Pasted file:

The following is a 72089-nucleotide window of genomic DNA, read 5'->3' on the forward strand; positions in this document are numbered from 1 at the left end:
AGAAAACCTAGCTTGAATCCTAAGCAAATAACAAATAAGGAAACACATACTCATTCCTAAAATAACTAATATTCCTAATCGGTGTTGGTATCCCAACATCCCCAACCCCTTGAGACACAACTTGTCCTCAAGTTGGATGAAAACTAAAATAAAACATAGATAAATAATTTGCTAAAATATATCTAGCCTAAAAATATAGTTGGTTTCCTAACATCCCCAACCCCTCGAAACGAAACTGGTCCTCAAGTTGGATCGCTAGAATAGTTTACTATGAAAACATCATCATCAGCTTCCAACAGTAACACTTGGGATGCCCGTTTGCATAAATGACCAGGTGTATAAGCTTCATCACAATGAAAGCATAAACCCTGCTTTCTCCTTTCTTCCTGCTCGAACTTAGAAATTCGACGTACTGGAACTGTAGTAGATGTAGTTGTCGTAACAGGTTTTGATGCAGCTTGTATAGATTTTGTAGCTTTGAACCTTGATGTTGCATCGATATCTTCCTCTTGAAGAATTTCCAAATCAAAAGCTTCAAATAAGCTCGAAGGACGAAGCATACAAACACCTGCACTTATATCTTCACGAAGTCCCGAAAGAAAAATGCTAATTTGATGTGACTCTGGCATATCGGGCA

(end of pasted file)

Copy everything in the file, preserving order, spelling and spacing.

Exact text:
The following is a 72089-nucleotide window of genomic DNA, read 5'->3' on the forward strand; positions in this document are numbered from 1 at the left end:
AGAAAACCTAGCTTGAATCCTAAGCAAATAACAAATAAGGAAACACATACTCATTCCTAAAATAACTAATATTCCTAATCGGTGTTGGTATCCCAACATCCCCAACCCCTTGAGACACAACTTGTCCTCAAGTTGGATGAAAACTAAAATAAAACATAGATAAATAATTTGCTAAAATATATCTAGCCTAAAAATATAGTTGGTTTCCTAACATCCCCAACCCCTCGAAACGAAACTGGTCCTCAAGTTGGATCGCTAGAATAGTTTACTATGAAAACATCATCATCAGCTTCCAACAGTAACACTTGGGATGCCCGTTTGCATAAATGACCAGGTGTATAAGCTTCATCACAATGAAAGCATAAACCCTGCTTTCTCCTTTCTTCCTGCTCGAACTTAGAAATTCGACGTACTGGAACTGTAGTAGATGTAGTTGTCGTAACAGGTTTTGATGCAGCTTGTATAGATTTTGTAGCTTTGAACCTTGATGTTGCATCGATATCTTCCTCTTGAAGAATTTCCAAATCAAAAGCTTCAAATAAGCTCGAAGGACGAAGCATACAAACACCTGCACTTATATCTTCACGAAGTCCCGAAAGAAAAATGCTAATTTGATGTGACTCTGGCATATCGGGCA